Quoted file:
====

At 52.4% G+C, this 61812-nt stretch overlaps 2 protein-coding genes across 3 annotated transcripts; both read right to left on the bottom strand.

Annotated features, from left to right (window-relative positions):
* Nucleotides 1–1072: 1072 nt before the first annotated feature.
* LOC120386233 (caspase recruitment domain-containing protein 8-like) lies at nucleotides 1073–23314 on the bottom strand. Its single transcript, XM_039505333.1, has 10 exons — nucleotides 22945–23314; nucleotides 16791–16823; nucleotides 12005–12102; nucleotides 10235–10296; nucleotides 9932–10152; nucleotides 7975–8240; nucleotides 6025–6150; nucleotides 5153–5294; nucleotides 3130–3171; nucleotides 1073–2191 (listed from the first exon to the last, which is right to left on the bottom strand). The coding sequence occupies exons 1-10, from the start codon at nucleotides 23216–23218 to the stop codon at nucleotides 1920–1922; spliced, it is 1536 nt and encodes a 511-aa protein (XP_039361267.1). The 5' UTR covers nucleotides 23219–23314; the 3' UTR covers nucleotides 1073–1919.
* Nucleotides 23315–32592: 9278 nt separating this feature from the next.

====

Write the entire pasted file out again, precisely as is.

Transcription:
At 52.4% G+C, this 61812-nt stretch overlaps 2 protein-coding genes across 3 annotated transcripts; both read right to left on the bottom strand.

Annotated features, from left to right (window-relative positions):
* Nucleotides 1–1072: 1072 nt before the first annotated feature.
* LOC120386233 (caspase recruitment domain-containing protein 8-like) lies at nucleotides 1073–23314 on the bottom strand. Its single transcript, XM_039505333.1, has 10 exons — nucleotides 22945–23314; nucleotides 16791–16823; nucleotides 12005–12102; nucleotides 10235–10296; nucleotides 9932–10152; nucleotides 7975–8240; nucleotides 6025–6150; nucleotides 5153–5294; nucleotides 3130–3171; nucleotides 1073–2191 (listed from the first exon to the last, which is right to left on the bottom strand). The coding sequence occupies exons 1-10, from the start codon at nucleotides 23216–23218 to the stop codon at nucleotides 1920–1922; spliced, it is 1536 nt and encodes a 511-aa protein (XP_039361267.1). The 5' UTR covers nucleotides 23219–23314; the 3' UTR covers nucleotides 1073–1919.
* Nucleotides 23315–32592: 9278 nt separating this feature from the next.